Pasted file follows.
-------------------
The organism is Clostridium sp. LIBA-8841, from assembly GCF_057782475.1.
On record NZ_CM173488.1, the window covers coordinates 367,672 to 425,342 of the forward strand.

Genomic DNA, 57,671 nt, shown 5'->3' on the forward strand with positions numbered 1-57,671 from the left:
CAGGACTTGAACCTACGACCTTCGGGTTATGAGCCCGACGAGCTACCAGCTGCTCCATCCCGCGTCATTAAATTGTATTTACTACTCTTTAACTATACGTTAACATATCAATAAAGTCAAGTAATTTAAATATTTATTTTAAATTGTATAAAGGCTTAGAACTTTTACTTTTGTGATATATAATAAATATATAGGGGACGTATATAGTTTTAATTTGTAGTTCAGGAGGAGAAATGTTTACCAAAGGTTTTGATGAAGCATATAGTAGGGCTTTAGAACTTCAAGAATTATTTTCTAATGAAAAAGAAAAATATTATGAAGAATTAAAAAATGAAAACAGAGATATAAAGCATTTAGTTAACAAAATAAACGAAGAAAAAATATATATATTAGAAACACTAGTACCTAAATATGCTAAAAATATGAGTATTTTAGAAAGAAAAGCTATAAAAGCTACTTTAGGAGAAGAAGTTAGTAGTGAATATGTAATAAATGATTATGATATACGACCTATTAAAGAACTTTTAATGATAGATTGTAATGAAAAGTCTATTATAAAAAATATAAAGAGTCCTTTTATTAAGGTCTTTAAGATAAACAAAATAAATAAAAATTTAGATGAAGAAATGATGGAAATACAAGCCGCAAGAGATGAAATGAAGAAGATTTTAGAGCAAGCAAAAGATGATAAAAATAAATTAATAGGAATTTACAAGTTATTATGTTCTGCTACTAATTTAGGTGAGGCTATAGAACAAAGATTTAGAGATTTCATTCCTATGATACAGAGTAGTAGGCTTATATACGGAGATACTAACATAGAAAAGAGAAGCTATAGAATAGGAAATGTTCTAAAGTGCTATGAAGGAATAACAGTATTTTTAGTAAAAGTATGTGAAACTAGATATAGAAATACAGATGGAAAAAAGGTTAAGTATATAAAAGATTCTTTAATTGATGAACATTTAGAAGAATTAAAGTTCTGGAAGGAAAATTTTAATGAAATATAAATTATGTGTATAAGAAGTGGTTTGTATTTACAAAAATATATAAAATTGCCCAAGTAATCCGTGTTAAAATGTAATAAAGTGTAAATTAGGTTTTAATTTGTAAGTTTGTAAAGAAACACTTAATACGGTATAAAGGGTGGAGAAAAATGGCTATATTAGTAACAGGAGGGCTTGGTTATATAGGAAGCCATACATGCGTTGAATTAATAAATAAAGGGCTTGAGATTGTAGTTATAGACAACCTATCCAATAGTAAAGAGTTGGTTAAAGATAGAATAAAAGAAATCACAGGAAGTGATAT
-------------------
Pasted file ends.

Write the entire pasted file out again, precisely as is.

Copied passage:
The organism is Clostridium sp. LIBA-8841, from assembly GCF_057782475.1.
On record NZ_CM173488.1, the window covers coordinates 367,672 to 425,342 of the forward strand.

Genomic DNA, 57,671 nt, shown 5'->3' on the forward strand with positions numbered 1-57,671 from the left:
CAGGACTTGAACCTACGACCTTCGGGTTATGAGCCCGACGAGCTACCAGCTGCTCCATCCCGCGTCATTAAATTGTATTTACTACTCTTTAACTATACGTTAACATATCAATAAAGTCAAGTAATTTAAATATTTATTTTAAATTGTATAAAGGCTTAGAACTTTTACTTTTGTGATATATAATAAATATATAGGGGACGTATATAGTTTTAATTTGTAGTTCAGGAGGAGAAATGTTTACCAAAGGTTTTGATGAAGCATATAGTAGGGCTTTAGAACTTCAAGAATTATTTTCTAATGAAAAAGAAAAATATTATGAAGAATTAAAAAATGAAAACAGAGATATAAAGCATTTAGTTAACAAAATAAACGAAGAAAAAATATATATATTAGAAACACTAGTACCTAAATATGCTAAAAATATGAGTATTTTAGAAAGAAAAGCTATAAAAGCTACTTTAGGAGAAGAAGTTAGTAGTGAATATGTAATAAATGATTATGATATACGACCTATTAAAGAACTTTTAATGATAGATTGTAATGAAAAGTCTATTATAAAAAATATAAAGAGTCCTTTTATTAAGGTCTTTAAGATAAACAAAATAAATAAAAATTTAGATGAAGAAATGATGGAAATACAAGCCGCAAGAGATGAAATGAAGAAGATTTTAGAGCAAGCAAAAGATGATAAAAATAAATTAATAGGAATTTACAAGTTATTATGTTCTGCTACTAATTTAGGTGAGGCTATAGAACAAAGATTTAGAGATTTCATTCCTATGATACAGAGTAGTAGGCTTATATACGGAGATACTAACATAGAAAAGAGAAGCTATAGAATAGGAAATGTTCTAAAGTGCTATGAAGGAATAACAGTATTTTTAGTAAAAGTATGTGAAACTAGATATAGAAATACAGATGGAAAAAAGGTTAAGTATATAAAAGATTCTTTAATTGATGAACATTTAGAAGAATTAAAGTTCTGGAAGGAAAATTTTAATGAAATATAAATTATGTGTATAAGAAGTGGTTTGTATTTACAAAAATATATAAAATTGCCCAAGTAATCCGTGTTAAAATGTAATAAAGTGTAAATTAGGTTTTAATTTGTAAGTTTGTAAAGAAACACTTAATACGGTATAAAGGGTGGAGAAAAATGGCTATATTAGTAACAGGAGGGCTTGGTTATATAGGAAGCCATACATGCGTTGAATTAATAAATAAAGGGCTTGAGATTGTAGTTATAGACAACCTATCCAATAGTAAAGAGTTGGTTAAAGATAGAATAAAAGAAATCACAGGAAGTGATAT